A beautiful day on Gordon Creek, April 2, 2008. Approximately 50 degrees, still a little snow on the ground in the shadow of the ridge overlooking the creek. If you listen closely, you'll hear robins, redwing blackbirds, and chickadees. Spring has sprung in the Dairy State!


video

Wednesday, March 5, 2008

Borah Creek, Grant County 03/01/08







Page 25 on your DeLorme Map. This is from the very nice DNR access point off of Bluff Road. A picturesque spot with the bluff shielding the cattle and I from a chilly crosswind.

It is such a pleasure to find a DNR access point with no ambiguity to it and a sturdy stile to traverse (see photos). Borah Creek is one of many streams chronicled in Humphrey & Shogren's Trout Streams of Minnesota & Wisconsin. They were more successful on this stretch than I, by the way. They are published professionals. I am a rank amateur.

A spring creek, Borah, and as such was clear of ice, albeit very cold. Like Castle Rock, it was gin-clear. Its trout were plentiful, but spooky. Conditions like this call for fishing perpendicular to the creek, without casting much of a shadow, kneeling a good 5-10' back to avoid being seen. Still, the bluff blocked much of the icy breeze and in the sunshine it was more than tolerable. This section of Borah is quite shallow, non-channeled and will likely be wadeable.

I fished this spot for a lonely two hours with nothing but a large and loud herd of cattle that obviously were late for their milking and weren't afraid to let anyone know about it. In all that time, just two cars passed, locals likely. No fish, despite plying them with orange scuds, prince nymphs and hare's body soft hackles. An unscientific study of stream report websites from opening day seems to reveal that orange scuds were the right call, though not for me. As my dad says, "it's a poor mechanic who blames his tools."

I found it odd that on both Castle Rock and Borah, both well-known creeks, I encountered no other fishermen that day--especially on Castle Rock. Too cold maybe?

Oh, and my date stamp is messed up on my camera. It should read 3/1/08

Saturday, March 1, 2008

Castle Rock Creek, Grant County 03/01/08




Pages 25 and 33 on your DeLorme Map. Heading northeast from Fennimore on County Road Q. Castle Rock is also known as the Fennimore Fork.

Castle Rock is a spring creek, which came in handy today. Many of the trout streams I passed on the way to Grant County today were frozen over. Hard to find much fishable water today in the creeks whose springs are less vigorous than Castle Rock. Even vaunted Castle Rock was not entirely free of ice for its duration. In fact, the first truly fishable section was not until you hit Church Road. But it was worth the wait. Castle Rock is a beautiful example of a Wisconsin spring creek; clear, fast water with a somewhat soft bottom and quite a few limestone boulders along the sides, giving it a defined channel.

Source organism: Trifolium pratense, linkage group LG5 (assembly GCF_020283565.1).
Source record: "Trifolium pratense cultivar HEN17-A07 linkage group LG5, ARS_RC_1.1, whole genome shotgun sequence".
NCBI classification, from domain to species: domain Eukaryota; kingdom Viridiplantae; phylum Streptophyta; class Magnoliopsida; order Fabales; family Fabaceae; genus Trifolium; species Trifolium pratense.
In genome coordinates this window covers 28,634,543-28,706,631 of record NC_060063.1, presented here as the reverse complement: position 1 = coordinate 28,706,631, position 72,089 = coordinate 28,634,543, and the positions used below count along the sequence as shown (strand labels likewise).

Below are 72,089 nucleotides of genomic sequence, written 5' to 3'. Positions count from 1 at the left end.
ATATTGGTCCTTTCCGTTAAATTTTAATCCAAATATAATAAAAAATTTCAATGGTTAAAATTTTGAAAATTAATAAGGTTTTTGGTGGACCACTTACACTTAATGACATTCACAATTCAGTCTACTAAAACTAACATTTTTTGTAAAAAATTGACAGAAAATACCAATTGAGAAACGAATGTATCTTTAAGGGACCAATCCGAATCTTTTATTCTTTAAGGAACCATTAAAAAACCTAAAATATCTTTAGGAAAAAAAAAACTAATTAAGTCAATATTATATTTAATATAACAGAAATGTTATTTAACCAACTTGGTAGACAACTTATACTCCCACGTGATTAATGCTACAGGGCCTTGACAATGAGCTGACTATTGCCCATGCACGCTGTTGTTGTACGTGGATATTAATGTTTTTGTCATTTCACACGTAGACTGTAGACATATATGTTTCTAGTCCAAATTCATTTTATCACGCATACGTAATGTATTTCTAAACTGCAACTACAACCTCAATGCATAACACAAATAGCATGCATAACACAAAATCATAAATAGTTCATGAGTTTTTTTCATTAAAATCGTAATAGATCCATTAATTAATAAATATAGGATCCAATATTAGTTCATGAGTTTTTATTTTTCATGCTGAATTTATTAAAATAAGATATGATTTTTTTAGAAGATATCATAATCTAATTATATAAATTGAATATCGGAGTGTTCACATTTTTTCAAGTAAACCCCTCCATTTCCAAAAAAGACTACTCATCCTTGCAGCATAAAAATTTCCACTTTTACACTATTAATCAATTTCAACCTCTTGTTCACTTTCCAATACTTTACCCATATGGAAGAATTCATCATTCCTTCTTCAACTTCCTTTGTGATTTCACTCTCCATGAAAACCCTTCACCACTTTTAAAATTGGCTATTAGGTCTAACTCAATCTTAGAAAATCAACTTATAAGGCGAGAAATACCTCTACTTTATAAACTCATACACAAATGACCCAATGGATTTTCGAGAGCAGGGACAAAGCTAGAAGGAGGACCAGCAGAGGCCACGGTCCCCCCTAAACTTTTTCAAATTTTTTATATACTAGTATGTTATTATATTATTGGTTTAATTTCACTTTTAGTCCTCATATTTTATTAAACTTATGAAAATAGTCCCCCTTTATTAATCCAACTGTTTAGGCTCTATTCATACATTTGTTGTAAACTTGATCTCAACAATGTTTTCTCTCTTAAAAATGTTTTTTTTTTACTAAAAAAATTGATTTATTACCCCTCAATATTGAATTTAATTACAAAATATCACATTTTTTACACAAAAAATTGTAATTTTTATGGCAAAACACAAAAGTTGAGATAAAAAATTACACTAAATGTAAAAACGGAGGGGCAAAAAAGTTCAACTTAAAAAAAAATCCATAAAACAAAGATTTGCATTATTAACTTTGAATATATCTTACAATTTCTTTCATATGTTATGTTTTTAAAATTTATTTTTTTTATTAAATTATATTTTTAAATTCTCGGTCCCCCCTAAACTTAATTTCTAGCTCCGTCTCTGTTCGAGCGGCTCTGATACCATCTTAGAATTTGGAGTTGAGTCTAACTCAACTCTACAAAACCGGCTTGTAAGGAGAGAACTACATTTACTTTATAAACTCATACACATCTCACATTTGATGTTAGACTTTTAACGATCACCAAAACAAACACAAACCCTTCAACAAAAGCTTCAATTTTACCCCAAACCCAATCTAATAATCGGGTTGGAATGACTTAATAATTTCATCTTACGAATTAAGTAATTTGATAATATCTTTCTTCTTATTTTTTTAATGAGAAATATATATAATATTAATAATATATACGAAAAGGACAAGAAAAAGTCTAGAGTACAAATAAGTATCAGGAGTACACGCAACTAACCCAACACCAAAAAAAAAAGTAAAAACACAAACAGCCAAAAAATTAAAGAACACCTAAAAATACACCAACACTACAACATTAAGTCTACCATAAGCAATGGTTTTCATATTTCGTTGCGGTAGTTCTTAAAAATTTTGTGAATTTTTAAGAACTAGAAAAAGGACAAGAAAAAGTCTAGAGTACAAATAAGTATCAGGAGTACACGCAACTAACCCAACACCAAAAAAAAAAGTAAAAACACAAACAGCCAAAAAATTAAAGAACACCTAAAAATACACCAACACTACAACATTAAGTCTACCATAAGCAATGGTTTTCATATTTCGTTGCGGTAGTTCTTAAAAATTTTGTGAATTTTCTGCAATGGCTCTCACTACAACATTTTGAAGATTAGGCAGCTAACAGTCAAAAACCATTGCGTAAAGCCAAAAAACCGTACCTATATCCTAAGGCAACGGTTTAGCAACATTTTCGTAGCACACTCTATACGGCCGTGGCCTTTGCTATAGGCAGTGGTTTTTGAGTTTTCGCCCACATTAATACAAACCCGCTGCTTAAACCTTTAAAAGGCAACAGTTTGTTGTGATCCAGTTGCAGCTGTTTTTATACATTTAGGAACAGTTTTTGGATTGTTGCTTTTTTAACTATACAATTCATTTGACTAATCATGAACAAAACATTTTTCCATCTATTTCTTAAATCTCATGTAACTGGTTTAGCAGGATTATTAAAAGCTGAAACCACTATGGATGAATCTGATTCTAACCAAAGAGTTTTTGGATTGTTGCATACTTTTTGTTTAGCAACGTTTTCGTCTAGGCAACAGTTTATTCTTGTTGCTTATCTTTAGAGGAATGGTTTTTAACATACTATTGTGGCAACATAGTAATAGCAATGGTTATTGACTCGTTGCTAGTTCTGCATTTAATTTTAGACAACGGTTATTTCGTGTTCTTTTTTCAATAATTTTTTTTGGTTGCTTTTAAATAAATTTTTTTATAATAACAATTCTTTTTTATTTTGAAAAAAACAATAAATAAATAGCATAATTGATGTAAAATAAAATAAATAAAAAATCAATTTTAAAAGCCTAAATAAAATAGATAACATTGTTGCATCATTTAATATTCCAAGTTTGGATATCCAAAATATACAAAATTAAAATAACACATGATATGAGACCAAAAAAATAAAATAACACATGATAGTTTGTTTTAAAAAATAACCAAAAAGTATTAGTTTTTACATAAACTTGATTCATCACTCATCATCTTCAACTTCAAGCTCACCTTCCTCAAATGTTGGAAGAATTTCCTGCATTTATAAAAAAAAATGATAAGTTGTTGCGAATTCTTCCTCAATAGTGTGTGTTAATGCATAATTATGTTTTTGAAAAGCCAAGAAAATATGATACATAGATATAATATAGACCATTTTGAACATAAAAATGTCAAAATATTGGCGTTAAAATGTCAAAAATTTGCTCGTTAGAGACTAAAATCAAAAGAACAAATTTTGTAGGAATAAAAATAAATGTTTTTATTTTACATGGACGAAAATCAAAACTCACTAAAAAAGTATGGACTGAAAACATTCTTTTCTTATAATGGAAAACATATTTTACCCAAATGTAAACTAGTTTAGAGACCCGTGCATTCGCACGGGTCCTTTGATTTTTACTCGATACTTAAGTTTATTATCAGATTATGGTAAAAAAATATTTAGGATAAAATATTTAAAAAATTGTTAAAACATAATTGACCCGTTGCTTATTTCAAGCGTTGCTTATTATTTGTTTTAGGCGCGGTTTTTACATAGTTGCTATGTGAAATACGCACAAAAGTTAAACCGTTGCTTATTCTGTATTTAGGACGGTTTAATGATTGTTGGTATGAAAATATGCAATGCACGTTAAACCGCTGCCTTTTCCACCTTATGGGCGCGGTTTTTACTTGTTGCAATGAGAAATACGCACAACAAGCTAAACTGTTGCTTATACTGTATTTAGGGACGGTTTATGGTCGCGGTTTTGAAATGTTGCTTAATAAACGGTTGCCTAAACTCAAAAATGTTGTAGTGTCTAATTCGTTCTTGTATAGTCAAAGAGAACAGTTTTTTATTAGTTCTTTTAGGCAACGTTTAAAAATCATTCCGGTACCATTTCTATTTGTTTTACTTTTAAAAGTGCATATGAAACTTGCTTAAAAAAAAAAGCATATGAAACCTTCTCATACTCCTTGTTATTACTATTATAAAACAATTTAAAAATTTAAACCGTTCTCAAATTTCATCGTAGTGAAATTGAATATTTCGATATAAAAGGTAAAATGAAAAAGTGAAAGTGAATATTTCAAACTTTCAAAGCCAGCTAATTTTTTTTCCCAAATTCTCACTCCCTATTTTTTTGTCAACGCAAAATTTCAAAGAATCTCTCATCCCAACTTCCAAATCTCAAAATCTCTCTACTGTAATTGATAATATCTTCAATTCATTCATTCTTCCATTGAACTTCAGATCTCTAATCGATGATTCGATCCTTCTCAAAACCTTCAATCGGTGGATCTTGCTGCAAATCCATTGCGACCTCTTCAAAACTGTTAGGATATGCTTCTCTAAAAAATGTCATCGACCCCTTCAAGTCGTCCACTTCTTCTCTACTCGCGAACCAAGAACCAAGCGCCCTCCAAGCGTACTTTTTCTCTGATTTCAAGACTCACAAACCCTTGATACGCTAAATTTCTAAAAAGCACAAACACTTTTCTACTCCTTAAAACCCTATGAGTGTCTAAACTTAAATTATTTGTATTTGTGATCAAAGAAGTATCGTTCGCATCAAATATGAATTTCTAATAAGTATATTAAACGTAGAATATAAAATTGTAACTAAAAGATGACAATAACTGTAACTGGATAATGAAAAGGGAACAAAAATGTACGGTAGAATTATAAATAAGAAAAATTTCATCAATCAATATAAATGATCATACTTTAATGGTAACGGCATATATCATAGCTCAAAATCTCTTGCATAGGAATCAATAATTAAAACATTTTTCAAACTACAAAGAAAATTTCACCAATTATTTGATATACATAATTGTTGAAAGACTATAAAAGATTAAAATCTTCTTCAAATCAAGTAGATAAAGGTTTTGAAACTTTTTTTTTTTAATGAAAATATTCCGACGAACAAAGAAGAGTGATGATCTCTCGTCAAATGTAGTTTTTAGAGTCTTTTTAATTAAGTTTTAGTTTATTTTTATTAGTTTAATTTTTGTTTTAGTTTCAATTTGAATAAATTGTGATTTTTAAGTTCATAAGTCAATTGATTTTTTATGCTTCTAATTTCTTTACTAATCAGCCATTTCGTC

The photos are from the Church Road section. There is excellent bridge access and no problems with permissions, thanks to the DNR postings on the Northwest side of the creek. The Southeast side of the creek appears to be owned by a game preserve, so I didn't head over there.

Conditions were quite cold without the bright sunshine. In the wind it was downright bitter. This was a snowmobile suit and gloves day, both of which helped immensely because one has to crawl on one's hands and knees to avoid spooking the fish. Castle Rock was crystal clear (see photo) today and the fish were ultra-spooky. I saw six or seven fish of less than 12". No strikes and no fish landed. Still, it was great to get out.

Opening Day 2008



Up at 4:30 for the trip to Grant County. I have the road to myself in the before-sunset peace. Fernando Ortega's Shadow of Your Wings on the CD player. "Grace and peace to you," he sings. Exactly my sentiment after a brutal week at work and the long snowy offseason.

The sunrise tells of the upcoming cloudy day. Overcast skies encourage me for my angling prospects. God has more surprises for me on the way. Two bald eagles, four cock pheasants, several red-tailed hawks and a troop of deer.

Sometimes it's just great to get out there.












Oh, and my date stamp is messed up on my camera. It should read 3/1/08

Saturday, February 16, 2008

Aldo Leopold, Western Wisconsin Fly Fisherman


This from the legendary conservationist Aldo Leopold in his landmark book A Sand County Almanac (1949) Oxford University Press, pp. 42-43. Leopold, aside from writing the seminal tome on American ecology, was a pretty fair outdoorsman. His farm, just north of Baraboo, WI was near quite a few of the streams chronicled in Trout Fishing Western Wisconsin. No doubt he fished many. Interestingly, Leopold, in this section of the book, creeled all the trout mentioned. This was before the catch and release ethic really came to fore. Were Leopold alive today, he would most certainly be preaching stream and trout conservation. Enjoy!

Excerpted from “The Alder Fork--A Fishing Idyll”

“Time to be at it now--they will soon stop rising. I wade waist deep to head of navigation., poke my head insolently into the shaking alder, and look within. Jungle is right! A coal-black hole above, so canopied in greenness you could not wave a fern, much less a rod, above its rushing depths. And there, almost rubbing his ribs against the dark bank, a great trout rolls lazily over as he sucks down a passing bug.